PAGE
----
"I'm thinking out loud here, so what I might say could well be a pile of rubbish, please bear with me."
Then when I'm told, I am talking rubbish, I can quickly reply, "I told you so." and laugh.
The conversation can then move on and is even energized by the exchange.
Jordan Peterson explains why it is crucial to talk rubbish in this video on the importance of free speech.
Paradoxically, it is through taking rubbish that we make sense of the world.
My wife works for a bank in the City of London, and I frequently meet her there. Well, I used to before lockdown.
Although large swathes of the City were destroyed in the blitz of the second world war, much remains, and when I visit, if I observe carefully, I get to step back into almost 2,000 years of history.
Under the ground of the Guildhall, just yards from my wife's office in King Street is a Roman Amphitheater, and under the new Bloomberg building behind Bank Station is the Roman Temple of Mithras, now some 20 feet below ground.
Opposite the Bank of England is the Royal Exchange founded in the 16th century by the merchant Sir Thomas Gresham.
But what I love more than anything are the old coffee houses of the 17th & 18th centuries - no, they are no longer there, but if you search carefully, you can find where they once stood.
In 1652, Pasqua Rosée, a Greek, opened the first coffee stall in the churchyard of St Michael's Cornhill, a few minutes walk from the present-day location of the Bank of England.
Ten years later, in 1663, there were over 80 coffeehouses within the City, and by the start of the eighteenth century, this number had grown to over 500.
These old London coffeehouses were the engines of creation that helped drive the Enlightenment – the European intellectual movement of the time that emphasized reason and individualism rather than tradition. Their history is a fascinating one.
Maximizing, minimizing and optimizing stuff
In a complex setting, I always have a problem with words like maximize, minimize, or optimize in any material, especially marketing bumph.
How do you maximize revenue? e.g. "Simple Strategies to Maximize Profit."
How do you minimize costs? e.g. "The best ways to minimize cost overruns?"
How do you optimize performance? e.g. "How to Optimize Employee Performance."
How do you ever know if you've maximized, minimized, or optimized anything or not?
All you can do is measure whether things have increased or decreased. Significantly or otherwise.
Furthermore, in a complex environment, at what cost? What are the unintended but not so readily apparent consequences of your actions?
We are in the grip of an astonishing delusion.
We teachers - perhaps all human beings - are in the grip of an astonishing delusion.
We think that we can take a picture, a structure, a working model of something, constructed in our minds out of long experience and familiarity, and by turning that model into a string of words, transplant it whole into the mind of someone else.
Perhaps once in a thousand times, when the explanation is extraordinary good, and the listener extraordinary experienced and skillful at turning word strings into non-verbal reality, and when the explainer and listener share in common many of the experiences being talked about, the process may work, and some real meaning may be communicated.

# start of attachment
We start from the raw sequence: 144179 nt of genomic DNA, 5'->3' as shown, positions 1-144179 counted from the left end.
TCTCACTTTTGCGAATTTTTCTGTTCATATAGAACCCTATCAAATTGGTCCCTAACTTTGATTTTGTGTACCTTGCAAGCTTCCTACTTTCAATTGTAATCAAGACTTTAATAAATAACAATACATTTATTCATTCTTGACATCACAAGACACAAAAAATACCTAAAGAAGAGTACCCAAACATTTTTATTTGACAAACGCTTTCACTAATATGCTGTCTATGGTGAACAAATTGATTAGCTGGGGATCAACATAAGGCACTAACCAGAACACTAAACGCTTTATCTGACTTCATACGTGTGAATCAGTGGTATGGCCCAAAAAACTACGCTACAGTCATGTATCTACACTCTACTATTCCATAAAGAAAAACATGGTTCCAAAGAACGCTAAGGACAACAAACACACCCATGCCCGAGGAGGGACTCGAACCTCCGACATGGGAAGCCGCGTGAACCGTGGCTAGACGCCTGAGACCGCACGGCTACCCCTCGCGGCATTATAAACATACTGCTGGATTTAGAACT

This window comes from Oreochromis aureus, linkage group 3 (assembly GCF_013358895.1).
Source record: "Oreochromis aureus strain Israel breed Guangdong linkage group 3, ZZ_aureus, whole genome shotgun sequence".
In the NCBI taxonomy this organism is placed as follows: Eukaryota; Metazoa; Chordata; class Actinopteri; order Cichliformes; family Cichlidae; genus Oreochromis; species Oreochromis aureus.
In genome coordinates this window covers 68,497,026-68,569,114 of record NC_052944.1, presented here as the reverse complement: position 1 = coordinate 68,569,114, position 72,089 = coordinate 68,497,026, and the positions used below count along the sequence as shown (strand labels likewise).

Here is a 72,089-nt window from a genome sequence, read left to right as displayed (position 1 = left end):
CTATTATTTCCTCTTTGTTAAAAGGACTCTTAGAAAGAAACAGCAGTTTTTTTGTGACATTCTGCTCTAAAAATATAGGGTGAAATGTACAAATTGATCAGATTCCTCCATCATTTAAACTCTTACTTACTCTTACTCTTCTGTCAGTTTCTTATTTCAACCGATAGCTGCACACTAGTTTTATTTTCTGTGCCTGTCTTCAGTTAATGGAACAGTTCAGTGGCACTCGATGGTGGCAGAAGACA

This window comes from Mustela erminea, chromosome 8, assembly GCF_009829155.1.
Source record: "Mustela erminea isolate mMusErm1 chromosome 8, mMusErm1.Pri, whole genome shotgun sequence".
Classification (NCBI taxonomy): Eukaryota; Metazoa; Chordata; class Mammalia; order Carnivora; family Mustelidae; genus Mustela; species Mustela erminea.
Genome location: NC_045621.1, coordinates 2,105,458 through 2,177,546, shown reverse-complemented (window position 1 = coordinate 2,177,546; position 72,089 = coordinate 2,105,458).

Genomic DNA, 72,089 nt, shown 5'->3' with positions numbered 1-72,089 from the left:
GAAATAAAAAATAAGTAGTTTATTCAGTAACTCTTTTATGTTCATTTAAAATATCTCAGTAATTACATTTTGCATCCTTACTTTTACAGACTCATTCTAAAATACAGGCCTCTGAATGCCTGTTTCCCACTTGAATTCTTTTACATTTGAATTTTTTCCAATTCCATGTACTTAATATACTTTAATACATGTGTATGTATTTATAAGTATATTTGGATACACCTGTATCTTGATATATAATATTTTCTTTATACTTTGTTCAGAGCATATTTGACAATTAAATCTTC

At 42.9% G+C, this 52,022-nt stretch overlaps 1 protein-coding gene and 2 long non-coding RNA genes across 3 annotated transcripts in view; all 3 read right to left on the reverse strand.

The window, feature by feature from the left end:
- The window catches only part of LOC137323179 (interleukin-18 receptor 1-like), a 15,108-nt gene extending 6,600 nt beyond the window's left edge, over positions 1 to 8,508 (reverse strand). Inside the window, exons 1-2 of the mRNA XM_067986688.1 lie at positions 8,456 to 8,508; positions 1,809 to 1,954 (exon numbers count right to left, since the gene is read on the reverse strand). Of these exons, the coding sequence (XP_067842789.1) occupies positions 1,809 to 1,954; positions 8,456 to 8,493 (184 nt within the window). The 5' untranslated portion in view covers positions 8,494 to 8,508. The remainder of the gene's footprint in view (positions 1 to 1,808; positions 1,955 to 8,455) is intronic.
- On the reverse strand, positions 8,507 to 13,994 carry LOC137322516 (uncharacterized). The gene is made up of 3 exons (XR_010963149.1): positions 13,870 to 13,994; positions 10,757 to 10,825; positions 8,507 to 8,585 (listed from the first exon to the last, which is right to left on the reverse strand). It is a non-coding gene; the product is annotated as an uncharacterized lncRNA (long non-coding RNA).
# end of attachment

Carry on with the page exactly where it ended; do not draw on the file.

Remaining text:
Most of the time, explaining does not increase understanding, and may even lessen it.
Credit: John Holt
I love this quote from John Holt. Knowledge is not best transferred by explanation, but through dialogue.
Gurteen Knowledge Tweets: April 2020
Here are some of my more popular recent tweets. Take a look, if you are not a Tweeter, you will get a good idea of how I use it by browsing the list of micro-posts.
If you like the Tweets then subscribe to my Tweet stream.
Upcoming Knowledge Events
Here are some of the major KM events taking place around the world in the coming months and ones in which I am actively involved. You will find a full list on my website where you can also subscribe to both regional e-mail alerts and RSS feeds which will keep you informed of new and upcoming events.
I'm not so sure if some of these events will still take place and several may go online but I have listed them anyway.
Virtual Certified Knowledge Manager (CKM) Class
18 - 20 May 2020, European time zone
Knowledge Management in a time of crisis
Tue 19 May 2020, Online
TAKE 2020 - Theory and Applications on the Knowledge Economy
01 - 03 Jul 2020, Sttutgart, Germany
7th European Conference on Social Media
02 - 03 Jul 2020, Larnaca, Cyprus
10th Knowledge Management International Conference
17 - 19 Aug 2020, Kuala Lumpur, Malaysia
21st European Conference on Knowledge Management
03 - 04 Sep 2020, Coventry, United Kingdom
15th European Conference on Innovation and Entrepreneurship
17 - 18 Sep 2020, Rome, Italy
Twenty-first International Conference on Knowledge, Culture, and Change in Organizations
15 - 16 Jan 2021, Auckland, New Zealand
If you no longer wish to receive this newsletter then please reply to this email with "no newsletter" in the subject line.
The Gurteen Knowledge Letter
The Gurteen Knowledge-Letter is a free monthly e-mail based KM newsletter for knowledge workers. Its purpose is to help you better manage your knowledge and to stimulate thought and interest in such subjects as Knowledge Management, Learning, Creativity and the effective use of Internet technology. Archive copies are held on-line where you can register to receive the newsletter.
It is sponsored by the Henley Forum of the Henley Business School, Oxfordshire, England.
You may copy, reprint or forward all or part of this newsletter to friends, colleagues or customers, so long as any use is not for resale or profit and I am attributed. And if you have any queries please contact me.
Fleet, United Kingdom